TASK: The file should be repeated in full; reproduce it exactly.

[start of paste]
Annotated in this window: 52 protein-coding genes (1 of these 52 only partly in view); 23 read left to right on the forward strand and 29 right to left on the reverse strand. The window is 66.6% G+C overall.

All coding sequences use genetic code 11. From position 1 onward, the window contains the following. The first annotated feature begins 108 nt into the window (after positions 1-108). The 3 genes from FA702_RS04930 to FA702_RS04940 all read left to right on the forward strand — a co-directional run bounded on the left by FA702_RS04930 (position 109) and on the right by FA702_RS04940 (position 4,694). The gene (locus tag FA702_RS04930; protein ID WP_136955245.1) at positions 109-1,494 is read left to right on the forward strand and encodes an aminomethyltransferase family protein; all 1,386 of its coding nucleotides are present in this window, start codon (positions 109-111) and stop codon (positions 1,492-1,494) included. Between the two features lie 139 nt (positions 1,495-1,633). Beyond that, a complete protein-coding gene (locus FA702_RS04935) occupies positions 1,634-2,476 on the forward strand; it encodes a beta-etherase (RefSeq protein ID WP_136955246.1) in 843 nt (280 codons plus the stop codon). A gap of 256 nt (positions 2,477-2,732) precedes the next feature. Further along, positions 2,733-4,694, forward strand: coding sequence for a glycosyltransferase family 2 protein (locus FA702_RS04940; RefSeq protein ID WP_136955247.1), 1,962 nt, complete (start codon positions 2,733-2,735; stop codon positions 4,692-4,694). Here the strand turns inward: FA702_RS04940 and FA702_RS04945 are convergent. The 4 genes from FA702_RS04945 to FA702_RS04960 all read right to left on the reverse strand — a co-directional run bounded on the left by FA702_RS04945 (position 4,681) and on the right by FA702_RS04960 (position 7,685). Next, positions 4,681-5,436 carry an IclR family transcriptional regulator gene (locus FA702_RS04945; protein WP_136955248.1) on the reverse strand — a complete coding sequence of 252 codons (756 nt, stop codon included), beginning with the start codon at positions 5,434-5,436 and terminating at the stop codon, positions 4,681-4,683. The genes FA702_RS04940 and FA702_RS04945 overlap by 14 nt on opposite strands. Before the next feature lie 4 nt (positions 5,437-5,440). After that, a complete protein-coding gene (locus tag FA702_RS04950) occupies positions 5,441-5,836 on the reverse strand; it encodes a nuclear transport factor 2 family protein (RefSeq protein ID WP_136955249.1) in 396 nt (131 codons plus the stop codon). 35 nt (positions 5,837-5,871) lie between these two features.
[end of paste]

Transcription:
Annotated in this window: 52 protein-coding genes (1 of these 52 only partly in view); 23 read left to right on the forward strand and 29 right to left on the reverse strand. The window is 66.6% G+C overall.

All coding sequences use genetic code 11. From position 1 onward, the window contains the following. The first annotated feature begins 108 nt into the window (after positions 1-108). The 3 genes from FA702_RS04930 to FA702_RS04940 all read left to right on the forward strand — a co-directional run bounded on the left by FA702_RS04930 (position 109) and on the right by FA702_RS04940 (position 4,694). The gene (locus tag FA702_RS04930; protein ID WP_136955245.1) at positions 109-1,494 is read left to right on the forward strand and encodes an aminomethyltransferase family protein; all 1,386 of its coding nucleotides are present in this window, start codon (positions 109-111) and stop codon (positions 1,492-1,494) included. Between the two features lie 139 nt (positions 1,495-1,633). Beyond that, a complete protein-coding gene (locus FA702_RS04935) occupies positions 1,634-2,476 on the forward strand; it encodes a beta-etherase (RefSeq protein ID WP_136955246.1) in 843 nt (280 codons plus the stop codon). A gap of 256 nt (positions 2,477-2,732) precedes the next feature. Further along, positions 2,733-4,694, forward strand: coding sequence for a glycosyltransferase family 2 protein (locus FA702_RS04940; RefSeq protein ID WP_136955247.1), 1,962 nt, complete (start codon positions 2,733-2,735; stop codon positions 4,692-4,694). Here the strand turns inward: FA702_RS04940 and FA702_RS04945 are convergent. The 4 genes from FA702_RS04945 to FA702_RS04960 all read right to left on the reverse strand — a co-directional run bounded on the left by FA702_RS04945 (position 4,681) and on the right by FA702_RS04960 (position 7,685). Next, positions 4,681-5,436 carry an IclR family transcriptional regulator gene (locus FA702_RS04945; protein WP_136955248.1) on the reverse strand — a complete coding sequence of 252 codons (756 nt, stop codon included), beginning with the start codon at positions 5,434-5,436 and terminating at the stop codon, positions 4,681-4,683. The genes FA702_RS04940 and FA702_RS04945 overlap by 14 nt on opposite strands. Before the next feature lie 4 nt (positions 5,437-5,440). After that, a complete protein-coding gene (locus tag FA702_RS04950) occupies positions 5,441-5,836 on the reverse strand; it encodes a nuclear transport factor 2 family protein (RefSeq protein ID WP_136955249.1) in 396 nt (131 codons plus the stop codon). 35 nt (positions 5,837-5,871) lie between these two features.